Bike 2.0 takes Seoul Cycle Design Competition prize
By Ben Coxworth
November 22, 2010
Bicycle designers had a chance to show the world their ideas earlier this year by taking part in the Seoul Cycle Design Competition 2010. The online contest was organized by e-zine Designboom and the Seoul Design Foundation, and received entries from 3,078 designers in 88 countries. The ideas included everything from bikes that doubled as shopping carts, to frames shaped like horses, to handlebar-mounted wind turbines. The grand prize winner, while not as entertainingly-outlandish as some of those concepts, was nonetheless pretty far removed from your garden-variety Schwinn. It’s called, simply enough, Bike 2.0.
Milan-based Danish designer Nils Sveje describes Bike 2.0 as the next generation bicycle... hence the name. At first glance, it looks pretty ordinary. Its very Spartan appearance doesn’t exactly turn heads, and in fact it's the lack of external features that gives away the fact that this is no ordinary bike.
Instead of a chain, the bike has a pedal-powered internal generator that’s wired directly to the rear hub motor. Instead of derailleurs, it has a stepless gearbox. Instead of brake levers and discs, it has a regenerative coaster brake. And, instead of shifters, it has two wireless rings on the handlebar.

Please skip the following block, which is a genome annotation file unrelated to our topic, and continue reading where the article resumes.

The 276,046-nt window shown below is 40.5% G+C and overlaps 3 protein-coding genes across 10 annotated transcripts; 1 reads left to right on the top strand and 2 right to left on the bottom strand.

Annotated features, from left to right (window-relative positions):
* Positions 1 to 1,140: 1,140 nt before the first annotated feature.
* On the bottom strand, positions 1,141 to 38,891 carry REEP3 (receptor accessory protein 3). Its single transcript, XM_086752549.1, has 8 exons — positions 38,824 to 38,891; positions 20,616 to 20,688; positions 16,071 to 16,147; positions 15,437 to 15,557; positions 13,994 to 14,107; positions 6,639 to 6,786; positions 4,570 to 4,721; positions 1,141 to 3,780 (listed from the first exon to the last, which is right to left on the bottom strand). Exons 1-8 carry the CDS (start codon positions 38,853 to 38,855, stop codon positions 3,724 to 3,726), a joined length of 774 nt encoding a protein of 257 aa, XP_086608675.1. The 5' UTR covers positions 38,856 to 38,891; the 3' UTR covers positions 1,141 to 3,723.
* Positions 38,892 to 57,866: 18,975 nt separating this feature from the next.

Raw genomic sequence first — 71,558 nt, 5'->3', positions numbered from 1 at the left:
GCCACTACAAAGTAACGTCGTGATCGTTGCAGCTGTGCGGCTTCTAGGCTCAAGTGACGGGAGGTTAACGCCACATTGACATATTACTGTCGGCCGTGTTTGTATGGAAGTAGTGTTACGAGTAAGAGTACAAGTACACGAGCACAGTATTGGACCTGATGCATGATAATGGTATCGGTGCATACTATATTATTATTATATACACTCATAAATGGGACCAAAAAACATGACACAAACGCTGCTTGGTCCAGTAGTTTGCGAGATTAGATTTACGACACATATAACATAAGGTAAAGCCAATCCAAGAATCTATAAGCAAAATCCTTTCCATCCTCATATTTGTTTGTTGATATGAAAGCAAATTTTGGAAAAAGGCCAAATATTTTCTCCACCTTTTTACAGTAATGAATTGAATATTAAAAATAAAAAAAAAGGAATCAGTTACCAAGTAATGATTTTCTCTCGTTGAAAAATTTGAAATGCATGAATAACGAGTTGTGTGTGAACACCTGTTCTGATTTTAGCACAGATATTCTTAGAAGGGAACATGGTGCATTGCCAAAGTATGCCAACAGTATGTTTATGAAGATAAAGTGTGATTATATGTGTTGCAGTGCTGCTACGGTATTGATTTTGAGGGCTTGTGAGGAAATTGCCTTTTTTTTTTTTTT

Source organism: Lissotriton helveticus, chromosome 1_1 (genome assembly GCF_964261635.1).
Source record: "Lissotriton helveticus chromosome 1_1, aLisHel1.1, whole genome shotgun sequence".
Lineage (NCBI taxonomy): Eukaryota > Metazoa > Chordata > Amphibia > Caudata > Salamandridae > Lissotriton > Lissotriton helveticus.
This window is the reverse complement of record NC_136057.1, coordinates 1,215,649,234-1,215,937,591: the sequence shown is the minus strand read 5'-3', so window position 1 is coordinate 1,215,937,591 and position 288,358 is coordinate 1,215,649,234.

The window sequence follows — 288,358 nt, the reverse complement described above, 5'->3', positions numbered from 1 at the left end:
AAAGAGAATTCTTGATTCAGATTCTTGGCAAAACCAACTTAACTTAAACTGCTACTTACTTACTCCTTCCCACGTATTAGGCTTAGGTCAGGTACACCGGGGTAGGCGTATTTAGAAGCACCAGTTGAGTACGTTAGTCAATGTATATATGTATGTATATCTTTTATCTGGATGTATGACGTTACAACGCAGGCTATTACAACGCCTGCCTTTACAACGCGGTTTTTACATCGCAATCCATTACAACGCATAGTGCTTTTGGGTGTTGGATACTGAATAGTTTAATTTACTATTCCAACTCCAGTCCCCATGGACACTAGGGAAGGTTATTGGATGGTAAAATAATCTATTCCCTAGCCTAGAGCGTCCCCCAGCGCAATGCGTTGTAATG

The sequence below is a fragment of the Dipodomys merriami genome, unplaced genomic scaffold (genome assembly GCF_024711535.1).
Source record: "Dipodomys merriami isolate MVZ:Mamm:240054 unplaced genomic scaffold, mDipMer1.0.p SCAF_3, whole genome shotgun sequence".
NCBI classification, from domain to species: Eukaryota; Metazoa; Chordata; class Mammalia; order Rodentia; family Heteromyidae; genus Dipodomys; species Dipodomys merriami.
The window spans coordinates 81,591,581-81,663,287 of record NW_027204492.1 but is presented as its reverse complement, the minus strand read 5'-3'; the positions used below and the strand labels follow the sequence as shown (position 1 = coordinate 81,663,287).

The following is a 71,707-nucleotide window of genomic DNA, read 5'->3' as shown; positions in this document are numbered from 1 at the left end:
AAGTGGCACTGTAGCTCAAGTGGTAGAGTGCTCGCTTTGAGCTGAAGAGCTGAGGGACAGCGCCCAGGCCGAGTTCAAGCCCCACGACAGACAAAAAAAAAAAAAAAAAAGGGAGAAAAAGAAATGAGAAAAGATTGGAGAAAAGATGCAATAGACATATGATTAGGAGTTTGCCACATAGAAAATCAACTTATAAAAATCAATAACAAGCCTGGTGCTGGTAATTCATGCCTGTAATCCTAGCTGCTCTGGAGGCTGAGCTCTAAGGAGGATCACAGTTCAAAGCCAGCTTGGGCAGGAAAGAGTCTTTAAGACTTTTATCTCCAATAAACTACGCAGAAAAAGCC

Regular propulsion is achieved via the bottom bracket-mounted generator, that creates power which is sent back to the 500 W brushless motor. Using the “superconductor” (which one would assume is a capacitor), however, the rider can get power boosts when needed. An Intelligent Cadence Leveling feature keeps the rider pedaling at the same speed, via a continuously-variable transmission. The rider initially sets their desired cadence using one of the handlebar control rings.
Riders wanting more oomph – or less work – could install the seatpost battery, which directly powers the motor. The second control ring determines how much the rider uses or charges the battery.
The hydro-shaped aluminum frame has built-in lighting, and can be adjusted to fit different sizes of riders.
There’s no word on whether or not you will ever be able to buy your own Bike 2.0, but given how competitions like this are all about brainstorming and inspiring, you may at least see some of its features finding their way onto other bikes. In the meantime, check out some of the other Seoul Cycle Design Competition 2010 finalists at Designboom.